Marriage is a legally binding agreement between two partners that allows them to join in their lives, responsibilities and finances in pairs. But what if the marriage simply doesn't work and one or both partners want to get out of the deal? According to the Thai law, marriage is officially terminated by the death of one of the partners or by the legal dissolution of the marriage.
Thailand and Divorce
Early Thai literature shows that in Thai Buddhist society women had the right to divorce their husbands who treated them badly or committed adultery. In 2002, more than 1 divorce occurred in 1,000 countries, with about 6,500 divorces per year, reflecting growing economic power and the mobility of women in modern Thai culture. However, according to a recent article by Somchai Preechasinlapakun, Professor of Law at Chiang Mai University, women are still more likely to raise their children, less support for their ex-husband. This is in stark contrast to Western countries, where parents often fight cruelly for their children.
Another phenomenon in Thailand is the mixed marriage between Thais and foreign nationals. Most of these marriages are between Thai women and foreign men, and some online estimates say that 50% of this type of marriage ends when divorced. Explanations include different cultural expectations and communication difficulties. However, if forums and web messages follow, we also suggest that some marriages are used to exploit foreign financial assets and divorce when they are discovered or when assets run out.
In any case, and for whatever reason, divorce can be a very difficult and painful time for both divorced partners and their children and other relatives. Increased divorces lead to ever-growing single-parent families and have a negative impact on children's happiness and safety.
How Does Divorce Work in Thailand?
Like most jurisdictions, Thailand recognizes the difference between peaceful and controversial divorces.
A peaceful divorce is simply one in which both parties agree to terminate the marriage.
Such divorces are very easy to obtain because there is essentially no legal conflict between the two parties. In order to divorce in Thailand, both parties must go to the local district office (Amphoe), where they recorded their marriage and declared their intention to divorce before two witnesses. They should sign, identify, and pay processing fees and answer questions about agreed financial support and supervision for children arising from their marriage.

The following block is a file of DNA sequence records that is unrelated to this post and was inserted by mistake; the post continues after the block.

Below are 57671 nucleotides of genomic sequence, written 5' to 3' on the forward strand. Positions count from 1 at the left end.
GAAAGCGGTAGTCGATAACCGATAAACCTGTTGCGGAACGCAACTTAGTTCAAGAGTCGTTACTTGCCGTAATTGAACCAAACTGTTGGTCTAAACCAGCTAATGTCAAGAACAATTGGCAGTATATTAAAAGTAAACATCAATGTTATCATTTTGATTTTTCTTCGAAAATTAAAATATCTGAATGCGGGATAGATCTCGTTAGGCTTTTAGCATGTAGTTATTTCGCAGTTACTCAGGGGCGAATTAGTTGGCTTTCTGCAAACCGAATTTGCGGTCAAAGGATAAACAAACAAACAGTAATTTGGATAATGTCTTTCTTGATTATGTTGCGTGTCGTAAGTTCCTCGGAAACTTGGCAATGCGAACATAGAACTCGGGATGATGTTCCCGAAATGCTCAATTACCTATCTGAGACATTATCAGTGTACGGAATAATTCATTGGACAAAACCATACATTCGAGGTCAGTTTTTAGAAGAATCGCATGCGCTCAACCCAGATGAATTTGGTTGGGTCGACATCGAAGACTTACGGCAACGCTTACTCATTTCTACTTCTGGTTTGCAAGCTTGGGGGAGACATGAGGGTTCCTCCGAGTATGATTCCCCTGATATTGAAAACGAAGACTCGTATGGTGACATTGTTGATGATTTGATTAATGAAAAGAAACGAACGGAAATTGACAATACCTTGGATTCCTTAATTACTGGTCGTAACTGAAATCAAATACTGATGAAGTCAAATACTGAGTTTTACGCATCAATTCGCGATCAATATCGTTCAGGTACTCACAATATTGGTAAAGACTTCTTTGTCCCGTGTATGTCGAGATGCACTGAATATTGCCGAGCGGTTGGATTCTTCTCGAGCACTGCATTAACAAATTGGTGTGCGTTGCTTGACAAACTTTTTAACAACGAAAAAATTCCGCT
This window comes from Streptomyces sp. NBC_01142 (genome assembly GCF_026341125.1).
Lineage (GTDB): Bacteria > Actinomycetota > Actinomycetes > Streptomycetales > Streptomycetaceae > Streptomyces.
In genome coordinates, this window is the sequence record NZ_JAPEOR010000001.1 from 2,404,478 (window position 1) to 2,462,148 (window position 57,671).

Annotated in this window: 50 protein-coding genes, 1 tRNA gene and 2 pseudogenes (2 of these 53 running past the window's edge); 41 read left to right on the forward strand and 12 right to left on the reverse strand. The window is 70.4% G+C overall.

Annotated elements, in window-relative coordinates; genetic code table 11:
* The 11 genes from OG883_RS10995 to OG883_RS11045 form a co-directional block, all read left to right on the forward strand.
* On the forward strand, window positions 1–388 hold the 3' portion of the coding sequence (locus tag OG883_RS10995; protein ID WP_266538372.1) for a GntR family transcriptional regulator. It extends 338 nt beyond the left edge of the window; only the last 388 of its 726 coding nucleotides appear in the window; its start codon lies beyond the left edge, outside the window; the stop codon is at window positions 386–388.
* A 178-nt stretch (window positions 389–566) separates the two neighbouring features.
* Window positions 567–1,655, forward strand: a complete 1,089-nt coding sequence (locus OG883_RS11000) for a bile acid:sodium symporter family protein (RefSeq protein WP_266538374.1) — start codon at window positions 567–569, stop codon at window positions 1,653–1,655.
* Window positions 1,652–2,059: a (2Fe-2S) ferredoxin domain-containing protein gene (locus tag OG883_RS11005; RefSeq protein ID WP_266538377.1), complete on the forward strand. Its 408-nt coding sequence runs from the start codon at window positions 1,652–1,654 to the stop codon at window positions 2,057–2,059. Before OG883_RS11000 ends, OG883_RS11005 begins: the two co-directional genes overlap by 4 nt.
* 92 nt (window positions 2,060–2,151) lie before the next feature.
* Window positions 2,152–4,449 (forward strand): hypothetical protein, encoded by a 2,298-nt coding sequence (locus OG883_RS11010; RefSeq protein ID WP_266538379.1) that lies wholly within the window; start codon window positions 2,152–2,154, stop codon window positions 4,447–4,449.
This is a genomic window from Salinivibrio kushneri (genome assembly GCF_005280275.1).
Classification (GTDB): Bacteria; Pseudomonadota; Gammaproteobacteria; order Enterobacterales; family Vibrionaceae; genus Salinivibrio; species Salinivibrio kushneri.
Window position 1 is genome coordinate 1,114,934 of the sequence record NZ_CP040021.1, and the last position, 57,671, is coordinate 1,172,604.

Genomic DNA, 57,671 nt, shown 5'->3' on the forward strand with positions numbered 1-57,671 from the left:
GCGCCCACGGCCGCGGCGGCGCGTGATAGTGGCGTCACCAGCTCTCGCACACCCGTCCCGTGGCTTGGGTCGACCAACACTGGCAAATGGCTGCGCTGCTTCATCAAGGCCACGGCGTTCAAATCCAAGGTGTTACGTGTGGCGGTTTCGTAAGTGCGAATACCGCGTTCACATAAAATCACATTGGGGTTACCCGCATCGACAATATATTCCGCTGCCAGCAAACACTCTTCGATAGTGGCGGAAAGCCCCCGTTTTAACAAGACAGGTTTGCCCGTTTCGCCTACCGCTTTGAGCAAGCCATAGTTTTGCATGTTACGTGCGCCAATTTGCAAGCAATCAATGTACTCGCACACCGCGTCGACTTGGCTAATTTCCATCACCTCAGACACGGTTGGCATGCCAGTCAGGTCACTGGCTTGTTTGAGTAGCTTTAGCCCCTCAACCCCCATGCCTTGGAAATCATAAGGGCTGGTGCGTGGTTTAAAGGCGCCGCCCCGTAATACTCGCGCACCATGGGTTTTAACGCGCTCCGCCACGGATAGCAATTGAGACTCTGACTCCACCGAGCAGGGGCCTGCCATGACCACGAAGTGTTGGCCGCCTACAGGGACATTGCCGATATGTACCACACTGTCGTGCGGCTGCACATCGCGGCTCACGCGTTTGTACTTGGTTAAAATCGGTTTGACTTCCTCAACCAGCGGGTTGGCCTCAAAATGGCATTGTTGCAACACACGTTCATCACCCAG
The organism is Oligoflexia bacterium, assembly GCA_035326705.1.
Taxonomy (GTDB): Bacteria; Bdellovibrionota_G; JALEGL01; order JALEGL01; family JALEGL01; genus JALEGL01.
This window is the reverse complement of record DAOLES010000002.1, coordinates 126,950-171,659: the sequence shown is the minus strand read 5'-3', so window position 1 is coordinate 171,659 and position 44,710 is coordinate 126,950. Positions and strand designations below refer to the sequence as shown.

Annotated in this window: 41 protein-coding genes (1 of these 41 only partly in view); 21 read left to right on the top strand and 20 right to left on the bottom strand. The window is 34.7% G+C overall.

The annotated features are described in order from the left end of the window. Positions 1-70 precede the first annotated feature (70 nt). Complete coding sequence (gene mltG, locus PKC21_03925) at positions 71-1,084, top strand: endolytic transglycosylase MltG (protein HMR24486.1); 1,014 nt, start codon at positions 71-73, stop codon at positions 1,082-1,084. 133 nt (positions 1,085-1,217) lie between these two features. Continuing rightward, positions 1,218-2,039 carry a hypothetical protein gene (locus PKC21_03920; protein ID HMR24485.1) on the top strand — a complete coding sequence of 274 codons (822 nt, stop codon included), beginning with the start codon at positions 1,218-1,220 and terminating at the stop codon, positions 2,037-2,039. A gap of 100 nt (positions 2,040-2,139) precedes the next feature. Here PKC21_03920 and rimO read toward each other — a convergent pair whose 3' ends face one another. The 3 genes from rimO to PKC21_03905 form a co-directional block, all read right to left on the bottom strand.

The whole process is quick and easy, as long as both parties prove peaceful and accept the procedure.
In the event that one of the spouse partners refuses to accept the divorce, the divorced partner should apply to the court for divorce on one of the following legal grounds.
Grounds for Divorce
1. The husband has given a married or financial reservation to another woman, or if the wife has committed adultery.
2. A partner is guilty of a crime or other crime.
3. One partner has suffered physical or psychological damage to the other.
4. One partner rejected the other person for 1 year or the couple lived for three years.
5. One partner has disappeared for 3 years.
6. Maintenance and support are not provided properly.
7. A partner was incredibly crazy for three years.
8. One partner broke the binding of proper behavior.
9. A partner has an incurable, infectious disease that may affect the other.
10. One partner has a physical disadvantage that hinders the coexistence of husband and wife.
We recommend looking at Section 1516 of the Thai Commercial and Civil Code to find a list of causes under the Thai law.
It appears from the above list that there are interpretable grounds for divorce, which means that the party's submission must be convincing against the other. This often occurs in cases where the divorce proceedings may be ugly and the truths are distorted.
It is important to note that:
1.The Thai lawyer must give the divorce to the Thai court
. 2. The lawyer may act by power of attorney but must be present at the court when his case is heard. the divorce was officially declared final in your district office
Sharing assets and debts